On Writing

The 7 Deadly Sins of Writing

How many of these seven deadly sins of writing are you committing?

Holly Jahangiri
5 min readApr 23, 2020


Photo by James Lee on Unsplash

1. Sloth

The definition of sloth has changed over time. At one time, it was known as the sin of sadness and despair. Dante described it as the “failure to love God with all one’s heart, all one’s mind and all one’s soul.” Today, it is generally considered synonymous with laziness or indifference — the failure to use one’s God-given talents and abilities to their fullest. So what does this mean for a writer?

It means that we should stretch beyond our comfort zone and challenge ourselves to hone our skills and learn new ones at every opportunity.

It also means that we should approach each day’s work with enthusiasm and joy — joy that we have within us the ability to communicate clearly, to educate, to entertain, and to provoke thought and discussion among readers. Joy that we are able to see the world in infinite and interesting ways, and that we are able to transform that experience into words that we can share with others.

It means that instead of practicing avoidance when it’s time to write, we ought to look forward to applying butt to chair and crafting the words that will touch another person’s mind.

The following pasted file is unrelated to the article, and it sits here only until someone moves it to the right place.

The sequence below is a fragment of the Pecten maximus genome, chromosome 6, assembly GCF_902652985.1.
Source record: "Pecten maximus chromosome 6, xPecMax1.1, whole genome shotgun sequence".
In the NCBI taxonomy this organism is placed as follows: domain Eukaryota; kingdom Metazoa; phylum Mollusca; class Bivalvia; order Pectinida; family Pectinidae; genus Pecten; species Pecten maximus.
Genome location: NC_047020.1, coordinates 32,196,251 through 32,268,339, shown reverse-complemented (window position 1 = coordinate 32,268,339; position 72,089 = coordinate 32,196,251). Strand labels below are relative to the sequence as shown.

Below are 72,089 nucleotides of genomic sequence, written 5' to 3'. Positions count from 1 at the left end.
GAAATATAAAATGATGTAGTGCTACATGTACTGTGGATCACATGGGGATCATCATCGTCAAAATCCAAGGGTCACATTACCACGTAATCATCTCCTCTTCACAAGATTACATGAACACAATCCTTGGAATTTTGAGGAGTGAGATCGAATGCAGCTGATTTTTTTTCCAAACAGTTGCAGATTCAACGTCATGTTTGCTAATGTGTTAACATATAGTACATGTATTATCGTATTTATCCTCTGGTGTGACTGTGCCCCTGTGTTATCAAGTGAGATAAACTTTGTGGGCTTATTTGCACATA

2. Gluttony

Gluttony is described as overindulgence and waste. Did Emperor Joseph II’s accuse Mozart of gluttony when he criticized his work, saying, “Too many notes, my dear Mozart”? Perhaps. Perhaps we commit gluttony when we indulge our passion for words and wordplay and waste the reader’s time by failing to engage, enlighten, or entertain anyone but ourselves.

3. Greed

Greed — as a sin — refers to obtaining or hoarding wealth, in particular. And some writers are very good at eschewing greed, saying, “I don’t write for money, I write for the sheer love of it. I write because I can’t not write. I write for art. I write for myself, alone.” This last bit, “I write only for myself,” could be seen as a form of hoarding. While ideas and words may not be material objects or wealth, they have value and should be shared — particularly if you accept the notion that writing is a God-given talent.



Holly Jahangiri

Writer and Kid-at-Heart, often found at https://jahangiri.us. Subscribe to my (free!) Newsletter: https://hollyjahangiri.substack.com